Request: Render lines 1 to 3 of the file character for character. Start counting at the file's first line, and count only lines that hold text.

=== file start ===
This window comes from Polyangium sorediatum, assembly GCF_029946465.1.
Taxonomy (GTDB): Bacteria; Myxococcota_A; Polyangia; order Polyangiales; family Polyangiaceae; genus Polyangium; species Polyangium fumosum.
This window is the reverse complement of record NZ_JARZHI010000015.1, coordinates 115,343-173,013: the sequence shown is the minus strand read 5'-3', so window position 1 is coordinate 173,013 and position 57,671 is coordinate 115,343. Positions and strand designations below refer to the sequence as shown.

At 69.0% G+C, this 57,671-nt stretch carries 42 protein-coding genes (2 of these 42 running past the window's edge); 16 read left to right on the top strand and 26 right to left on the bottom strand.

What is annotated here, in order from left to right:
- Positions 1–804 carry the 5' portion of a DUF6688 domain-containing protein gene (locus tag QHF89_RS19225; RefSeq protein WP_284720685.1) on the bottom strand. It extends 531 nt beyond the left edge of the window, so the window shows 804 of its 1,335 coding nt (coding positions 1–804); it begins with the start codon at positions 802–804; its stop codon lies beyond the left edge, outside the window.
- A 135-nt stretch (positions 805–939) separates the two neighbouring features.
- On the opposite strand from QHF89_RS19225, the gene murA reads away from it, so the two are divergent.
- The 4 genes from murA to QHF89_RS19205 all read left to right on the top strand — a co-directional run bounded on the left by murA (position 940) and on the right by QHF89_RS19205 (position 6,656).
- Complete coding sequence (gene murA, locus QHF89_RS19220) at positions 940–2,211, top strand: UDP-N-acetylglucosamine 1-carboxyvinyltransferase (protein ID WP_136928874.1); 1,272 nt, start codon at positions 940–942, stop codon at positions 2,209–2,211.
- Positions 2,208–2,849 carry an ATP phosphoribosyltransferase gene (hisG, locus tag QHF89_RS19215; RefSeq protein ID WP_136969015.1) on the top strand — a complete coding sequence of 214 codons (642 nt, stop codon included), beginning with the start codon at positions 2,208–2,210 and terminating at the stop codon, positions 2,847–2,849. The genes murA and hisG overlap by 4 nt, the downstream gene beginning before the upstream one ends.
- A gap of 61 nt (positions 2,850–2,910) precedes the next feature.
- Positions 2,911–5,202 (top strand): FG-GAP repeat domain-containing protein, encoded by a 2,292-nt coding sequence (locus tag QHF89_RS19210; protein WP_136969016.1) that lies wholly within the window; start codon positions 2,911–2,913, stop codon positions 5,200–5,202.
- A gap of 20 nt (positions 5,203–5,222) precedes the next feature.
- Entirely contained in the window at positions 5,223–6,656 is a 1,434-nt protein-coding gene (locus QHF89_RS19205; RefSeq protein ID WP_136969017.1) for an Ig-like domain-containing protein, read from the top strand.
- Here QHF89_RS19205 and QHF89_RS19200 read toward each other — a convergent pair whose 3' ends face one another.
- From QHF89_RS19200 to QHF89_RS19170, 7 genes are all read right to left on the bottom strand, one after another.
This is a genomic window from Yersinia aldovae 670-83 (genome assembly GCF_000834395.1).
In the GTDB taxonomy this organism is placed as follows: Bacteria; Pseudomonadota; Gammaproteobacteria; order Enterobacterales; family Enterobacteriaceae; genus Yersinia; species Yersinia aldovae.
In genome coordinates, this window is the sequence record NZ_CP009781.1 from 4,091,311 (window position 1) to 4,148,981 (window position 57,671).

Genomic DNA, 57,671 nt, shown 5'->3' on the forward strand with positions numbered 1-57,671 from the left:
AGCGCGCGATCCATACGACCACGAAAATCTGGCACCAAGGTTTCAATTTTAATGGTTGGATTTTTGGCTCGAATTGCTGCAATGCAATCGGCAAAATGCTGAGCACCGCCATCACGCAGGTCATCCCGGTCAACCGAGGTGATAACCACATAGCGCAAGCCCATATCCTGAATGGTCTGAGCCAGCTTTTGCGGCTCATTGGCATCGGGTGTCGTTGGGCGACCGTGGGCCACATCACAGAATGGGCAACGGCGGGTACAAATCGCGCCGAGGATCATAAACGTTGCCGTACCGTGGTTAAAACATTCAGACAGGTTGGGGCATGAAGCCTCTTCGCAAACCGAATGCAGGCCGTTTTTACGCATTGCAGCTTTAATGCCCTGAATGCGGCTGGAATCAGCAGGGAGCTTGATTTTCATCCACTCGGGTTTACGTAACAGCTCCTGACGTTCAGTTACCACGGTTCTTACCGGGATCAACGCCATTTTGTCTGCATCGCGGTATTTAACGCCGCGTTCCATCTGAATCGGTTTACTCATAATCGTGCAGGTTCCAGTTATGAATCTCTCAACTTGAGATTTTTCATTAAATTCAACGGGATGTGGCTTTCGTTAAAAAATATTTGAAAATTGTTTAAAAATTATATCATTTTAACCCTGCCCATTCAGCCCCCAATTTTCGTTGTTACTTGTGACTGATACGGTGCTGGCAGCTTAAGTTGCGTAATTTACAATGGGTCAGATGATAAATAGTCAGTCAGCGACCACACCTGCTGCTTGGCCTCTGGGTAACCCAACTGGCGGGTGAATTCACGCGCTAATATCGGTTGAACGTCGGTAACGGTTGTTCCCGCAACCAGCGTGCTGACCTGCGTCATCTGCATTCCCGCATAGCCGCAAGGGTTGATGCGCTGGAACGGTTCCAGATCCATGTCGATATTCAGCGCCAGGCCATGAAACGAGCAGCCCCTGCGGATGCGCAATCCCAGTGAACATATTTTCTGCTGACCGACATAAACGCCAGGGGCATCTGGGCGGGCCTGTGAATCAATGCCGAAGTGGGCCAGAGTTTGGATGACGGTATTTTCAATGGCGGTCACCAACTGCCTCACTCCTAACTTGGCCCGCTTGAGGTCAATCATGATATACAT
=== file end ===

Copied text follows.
This window comes from Polyangium sorediatum, assembly GCF_029946465.1.
Taxonomy (GTDB): Bacteria; Myxococcota_A; Polyangia; order Polyangiales; family Polyangiaceae; genus Polyangium; species Polyangium fumosum.
This window is the reverse complement of record NZ_JARZHI010000015.1, coordinates 115,343-173,013: the sequence shown is the minus strand read 5'-3', so window position 1 is coordinate 173,013 and position 57,671 is coordinate 115,343. Positions and strand designations below refer to the sequence as shown.